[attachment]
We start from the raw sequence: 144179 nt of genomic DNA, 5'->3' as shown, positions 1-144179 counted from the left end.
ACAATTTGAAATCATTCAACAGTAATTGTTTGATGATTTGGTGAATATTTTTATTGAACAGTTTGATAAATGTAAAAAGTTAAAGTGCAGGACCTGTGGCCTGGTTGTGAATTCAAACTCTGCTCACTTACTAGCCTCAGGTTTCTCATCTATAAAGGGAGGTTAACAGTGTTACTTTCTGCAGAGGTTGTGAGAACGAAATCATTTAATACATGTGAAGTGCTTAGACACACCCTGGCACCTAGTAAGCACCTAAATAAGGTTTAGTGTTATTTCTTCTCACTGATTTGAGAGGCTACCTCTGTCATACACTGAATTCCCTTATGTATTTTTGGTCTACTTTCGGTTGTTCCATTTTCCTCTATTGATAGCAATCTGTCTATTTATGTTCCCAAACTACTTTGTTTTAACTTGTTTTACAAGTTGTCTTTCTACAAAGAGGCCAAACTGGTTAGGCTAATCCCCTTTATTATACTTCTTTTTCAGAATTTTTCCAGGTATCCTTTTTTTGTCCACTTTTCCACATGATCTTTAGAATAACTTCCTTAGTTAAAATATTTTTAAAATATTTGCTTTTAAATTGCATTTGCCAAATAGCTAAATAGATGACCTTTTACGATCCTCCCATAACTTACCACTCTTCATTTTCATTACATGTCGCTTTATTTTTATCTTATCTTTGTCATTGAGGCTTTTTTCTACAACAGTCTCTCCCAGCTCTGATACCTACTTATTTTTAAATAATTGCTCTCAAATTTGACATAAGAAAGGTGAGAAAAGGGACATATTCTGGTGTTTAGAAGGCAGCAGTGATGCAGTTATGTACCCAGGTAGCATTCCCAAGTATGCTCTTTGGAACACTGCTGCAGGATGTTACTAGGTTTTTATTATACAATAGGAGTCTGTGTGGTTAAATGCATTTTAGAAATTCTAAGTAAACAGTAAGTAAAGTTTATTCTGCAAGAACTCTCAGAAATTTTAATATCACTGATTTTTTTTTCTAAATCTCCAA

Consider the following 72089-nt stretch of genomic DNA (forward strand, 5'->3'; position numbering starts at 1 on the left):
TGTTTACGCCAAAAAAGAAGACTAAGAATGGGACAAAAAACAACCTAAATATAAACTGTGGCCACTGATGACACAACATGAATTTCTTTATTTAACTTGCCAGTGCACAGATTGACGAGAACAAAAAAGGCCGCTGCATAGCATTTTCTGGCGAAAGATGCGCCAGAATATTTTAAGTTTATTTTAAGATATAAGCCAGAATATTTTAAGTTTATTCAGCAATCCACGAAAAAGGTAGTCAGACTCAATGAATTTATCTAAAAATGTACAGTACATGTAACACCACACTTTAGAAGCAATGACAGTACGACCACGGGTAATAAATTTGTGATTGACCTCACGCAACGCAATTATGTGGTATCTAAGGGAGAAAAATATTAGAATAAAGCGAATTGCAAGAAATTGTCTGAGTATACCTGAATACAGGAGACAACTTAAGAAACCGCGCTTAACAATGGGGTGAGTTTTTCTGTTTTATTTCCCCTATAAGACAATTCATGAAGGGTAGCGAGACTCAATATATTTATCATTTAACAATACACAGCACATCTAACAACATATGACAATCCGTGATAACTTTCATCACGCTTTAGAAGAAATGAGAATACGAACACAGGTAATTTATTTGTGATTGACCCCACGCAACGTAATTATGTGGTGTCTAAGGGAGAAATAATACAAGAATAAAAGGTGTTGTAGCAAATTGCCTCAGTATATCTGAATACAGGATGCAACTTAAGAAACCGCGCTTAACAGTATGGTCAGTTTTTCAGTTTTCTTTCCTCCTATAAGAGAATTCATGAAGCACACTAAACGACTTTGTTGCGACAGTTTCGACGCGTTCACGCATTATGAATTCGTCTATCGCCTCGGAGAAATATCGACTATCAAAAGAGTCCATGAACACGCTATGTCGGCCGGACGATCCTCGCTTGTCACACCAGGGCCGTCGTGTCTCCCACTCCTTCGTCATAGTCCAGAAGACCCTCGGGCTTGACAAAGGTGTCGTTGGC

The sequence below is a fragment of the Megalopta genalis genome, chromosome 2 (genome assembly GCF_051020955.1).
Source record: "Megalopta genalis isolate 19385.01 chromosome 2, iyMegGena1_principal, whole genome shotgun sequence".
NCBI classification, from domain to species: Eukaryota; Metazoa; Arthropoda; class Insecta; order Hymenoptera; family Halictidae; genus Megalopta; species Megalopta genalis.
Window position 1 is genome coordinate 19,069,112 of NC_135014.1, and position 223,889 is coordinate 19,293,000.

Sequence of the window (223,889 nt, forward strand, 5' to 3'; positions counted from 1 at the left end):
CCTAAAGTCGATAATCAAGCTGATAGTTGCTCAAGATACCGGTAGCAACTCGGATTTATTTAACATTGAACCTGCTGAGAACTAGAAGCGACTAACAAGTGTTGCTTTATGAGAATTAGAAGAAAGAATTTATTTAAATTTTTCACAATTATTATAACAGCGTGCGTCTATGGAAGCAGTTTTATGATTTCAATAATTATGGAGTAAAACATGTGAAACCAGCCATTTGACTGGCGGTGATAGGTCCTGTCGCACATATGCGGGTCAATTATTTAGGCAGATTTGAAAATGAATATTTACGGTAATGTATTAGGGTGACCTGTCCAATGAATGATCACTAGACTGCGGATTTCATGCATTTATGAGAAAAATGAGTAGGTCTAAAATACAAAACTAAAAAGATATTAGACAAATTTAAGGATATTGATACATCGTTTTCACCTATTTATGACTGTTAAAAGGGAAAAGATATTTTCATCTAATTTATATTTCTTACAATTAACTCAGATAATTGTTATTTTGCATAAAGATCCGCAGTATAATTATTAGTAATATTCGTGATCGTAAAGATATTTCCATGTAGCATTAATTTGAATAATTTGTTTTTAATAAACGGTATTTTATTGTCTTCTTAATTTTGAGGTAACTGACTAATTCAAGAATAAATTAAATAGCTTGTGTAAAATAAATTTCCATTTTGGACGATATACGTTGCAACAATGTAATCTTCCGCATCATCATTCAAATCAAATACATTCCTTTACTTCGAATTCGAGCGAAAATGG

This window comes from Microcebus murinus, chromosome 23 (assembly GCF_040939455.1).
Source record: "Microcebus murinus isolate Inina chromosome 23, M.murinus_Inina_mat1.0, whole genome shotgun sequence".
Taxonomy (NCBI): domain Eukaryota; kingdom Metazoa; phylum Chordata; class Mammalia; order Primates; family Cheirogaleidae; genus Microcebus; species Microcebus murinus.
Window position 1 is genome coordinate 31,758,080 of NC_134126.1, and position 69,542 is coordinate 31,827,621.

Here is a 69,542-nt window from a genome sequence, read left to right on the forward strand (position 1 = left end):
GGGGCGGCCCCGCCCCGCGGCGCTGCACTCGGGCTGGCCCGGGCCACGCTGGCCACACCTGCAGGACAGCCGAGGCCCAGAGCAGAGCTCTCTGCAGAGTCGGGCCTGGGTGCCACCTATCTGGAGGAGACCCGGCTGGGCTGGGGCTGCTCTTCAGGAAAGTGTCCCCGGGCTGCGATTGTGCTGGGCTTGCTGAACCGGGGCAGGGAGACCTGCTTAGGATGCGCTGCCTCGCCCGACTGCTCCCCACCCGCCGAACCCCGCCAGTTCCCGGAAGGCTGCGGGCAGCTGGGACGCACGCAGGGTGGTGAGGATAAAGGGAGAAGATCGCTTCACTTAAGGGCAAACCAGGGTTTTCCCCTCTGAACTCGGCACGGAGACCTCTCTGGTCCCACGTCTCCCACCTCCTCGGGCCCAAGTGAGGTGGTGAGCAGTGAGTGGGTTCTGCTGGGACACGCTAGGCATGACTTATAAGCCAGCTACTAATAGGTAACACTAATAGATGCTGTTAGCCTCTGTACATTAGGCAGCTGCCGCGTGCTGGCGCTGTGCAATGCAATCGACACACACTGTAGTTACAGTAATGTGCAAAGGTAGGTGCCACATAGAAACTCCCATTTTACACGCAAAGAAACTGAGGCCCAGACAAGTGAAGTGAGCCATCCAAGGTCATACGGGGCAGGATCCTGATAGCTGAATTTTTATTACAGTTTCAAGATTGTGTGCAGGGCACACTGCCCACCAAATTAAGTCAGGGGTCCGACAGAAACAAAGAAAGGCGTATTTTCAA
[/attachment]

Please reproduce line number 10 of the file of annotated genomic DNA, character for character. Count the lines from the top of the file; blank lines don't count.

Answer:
CCTAAAGTCGATAATCAAGCTGATAGTTGCTCAAGATACCGGTAGCAACTCGGATTTATTTAACATTGAACCTGCTGAGAACTAGAAGCGACTAACAAGTGTTGCTTTATGAGAATTAGAAGAAAGAATTTATTTAAATTTTTCACAATTATTATAACAGCGTGCGTCTATGGAAGCAGTTTTATGATTTCAATAATTATGGAGTAAAACATGTGAAACCAGCCATTTGACTGGCGGTGATAGGTCCTGTCGCACATATGCGGGTCAATTATTTAGGCAGATTTGAAAATGAATATTTACGGTAATGTATTAGGGTGACCTGTCCAATGAATGATCACTAGACTGCGGATTTCATGCATTTATGAGAAAAATGAGTAGGTCTAAAATACAAAACTAAAAAGATATTAGACAAATTTAAGGATATTGATACATCGTTTTCACCTATTTATGACTGTTAAAAGGGAAAAGATATTTTCATCTAATTTATATTTCTTACAATTAACTCAGATAATTGTTATTTTGCATAAAGATCCGCAGTATAATTATTAGTAATATTCGTGATCGTAAAGATATTTCCATGTAGCATTAATTTGAATAATTTGTTTTTAATAAACGGTATTTTATTGTCTTCTTAATTTTGAGGTAACTGACTAATTCAAGAATAAATTAAATAGCTTGTGTAAAATAAATTTCCATTTTGGACGATATACGTTGCAACAATGTAATCTTCCGCATCATCATTCAAATCAAATACATTCCTTTACTTCGAATTCGAGCGAAAATGG